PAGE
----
Doctors strike: More than 5000 senior doctors, dentists to strike on Tuesday, more planned

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More than 5000 senior doctors and dentists will strike on Tuesday after failed mediation with Te Whatu Ora Health New Zealand. Photo / 123rf

The unprecedented senior doctors and dentists strike will go ahead next week after a weekend of failed mediation between Te Whatu Ora Health New Zealand and the Association of Salaried Medical Specialists (ASMS).

The strike will take place nationwide on Tuesday from midday until 2pm at public hospitals and other health facilities where senior medical officers work.

It will include an estimated 5,500 doctors and 100 dentists.

If mediation fails again after this, a further strike between 10am and 12pm on September 13 has also been confirmed, as well as a four-hour strike on another date.


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Some 250 planned medical operations will be postponed, in addition to outpatient visits during the strike.

Sarah Dalton, chief executive of the Association of Salaried Medical Specialists (ASMS), told the Herald that this was the first time the union had gone on a nationwide strike.

Chief executive of the Association of Salaried Medical Specialists Sarah Dalton.
Chief executive of the Association of Salaried Medical Specialists Sarah Dalton.

Dalton stated that members wanted pay increases in line with the consumers price index (CPI) and expressed optimism that Te Whatu Ora would “think again” in light of the strike action.

“Some of our members tell us, they reckon the senior staffing levels during those that hour or two will be as good as if not better than what it normally would be,” she claimed.


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Dalton made it clear that life-saving measures for patients would not be affected in any way.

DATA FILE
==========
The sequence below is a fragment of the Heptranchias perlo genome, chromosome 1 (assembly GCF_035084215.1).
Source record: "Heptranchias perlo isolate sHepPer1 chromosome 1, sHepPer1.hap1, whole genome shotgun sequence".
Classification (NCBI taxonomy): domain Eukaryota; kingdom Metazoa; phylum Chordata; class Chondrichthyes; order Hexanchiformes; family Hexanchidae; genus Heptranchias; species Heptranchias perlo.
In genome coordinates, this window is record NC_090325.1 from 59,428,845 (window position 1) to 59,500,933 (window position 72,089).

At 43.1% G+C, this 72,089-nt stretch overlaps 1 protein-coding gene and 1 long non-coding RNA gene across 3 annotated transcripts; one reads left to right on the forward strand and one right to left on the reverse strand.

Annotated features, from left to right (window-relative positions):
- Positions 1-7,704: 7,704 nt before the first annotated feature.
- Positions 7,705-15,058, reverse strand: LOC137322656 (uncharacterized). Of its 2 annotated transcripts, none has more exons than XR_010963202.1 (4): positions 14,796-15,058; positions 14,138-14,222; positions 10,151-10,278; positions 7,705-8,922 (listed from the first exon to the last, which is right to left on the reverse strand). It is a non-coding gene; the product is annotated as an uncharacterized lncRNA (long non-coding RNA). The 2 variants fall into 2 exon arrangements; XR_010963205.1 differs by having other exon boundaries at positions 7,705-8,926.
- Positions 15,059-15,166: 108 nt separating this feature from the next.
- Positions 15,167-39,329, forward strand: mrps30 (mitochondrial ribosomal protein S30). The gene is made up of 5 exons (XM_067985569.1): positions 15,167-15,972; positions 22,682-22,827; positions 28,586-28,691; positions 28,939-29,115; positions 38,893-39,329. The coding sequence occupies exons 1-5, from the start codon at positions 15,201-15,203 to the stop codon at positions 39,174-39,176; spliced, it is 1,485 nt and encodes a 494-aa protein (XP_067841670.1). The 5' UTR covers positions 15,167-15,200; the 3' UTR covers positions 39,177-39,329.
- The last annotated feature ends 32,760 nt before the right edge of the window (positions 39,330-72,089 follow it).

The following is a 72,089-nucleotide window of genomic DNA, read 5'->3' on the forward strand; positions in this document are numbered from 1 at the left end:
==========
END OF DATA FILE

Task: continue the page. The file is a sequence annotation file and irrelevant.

Chief people officer at Te Whatu Ora, Andrew Slater, said they are “frustrated and extremely disappointed” that the ASMS is refusing to take the latest offer for settlement to their members for consideration.

Te Whatu Ora has claimed they have offered senior doctors and dentists salary increases over the next year of between 7 per cent and 12.9 per cent. This amounts to an increase of between $15,000 and $26,000.

“We have been clear with the union that we have put all that we can on the table. To invest more would involve having to make funding reprioritisations elsewhere,” Slater said.

“We’ve also been clear that a protracted dispute will distract us all from getting on with the job of working on solutions for a range of workforce challenges.”

Dalton has hit back, claiming this was not the offer put on the table.

“I can tell you now that if we, if what they have put on the table would have offered, annualised, that level of increase to our members, we would have snapped it up, but it’s not,” Dalton said.

She also believes the $15,000 and $26,000 figures factored in pay increases already stipulated in a 15-year process all public sector doctors are put on when they begin their speciality.

“It’s just part of the landscape, it’s a service-based increase, they have built in the value of that increase into what they claim is the value of the settlement,” Dalton said.

“I find it really disappointing when an organisation, like, tries to put responsibility for its systems-level failings onto the shoulders of individual doctors or health workers.”


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Te Whatu Ora claimed senior medical officers, New Zealand’s most experienced and well-trained doctors, have an average total salary of $318,000 including additional payments for shift work and superannuation.

Dalton said she had yet to meet a doctor in New Zealand that earned that much, and wondered where the figure was coming from.

On Monday last week, Prime Minister Chris Hipkins said the best way to resolve the dispute with senior doctors was to get back around the bargaining table.

Hipkins said he didn’t want to see any medical staff on strike, and Te Whatu Ora would have contingency plans in place.

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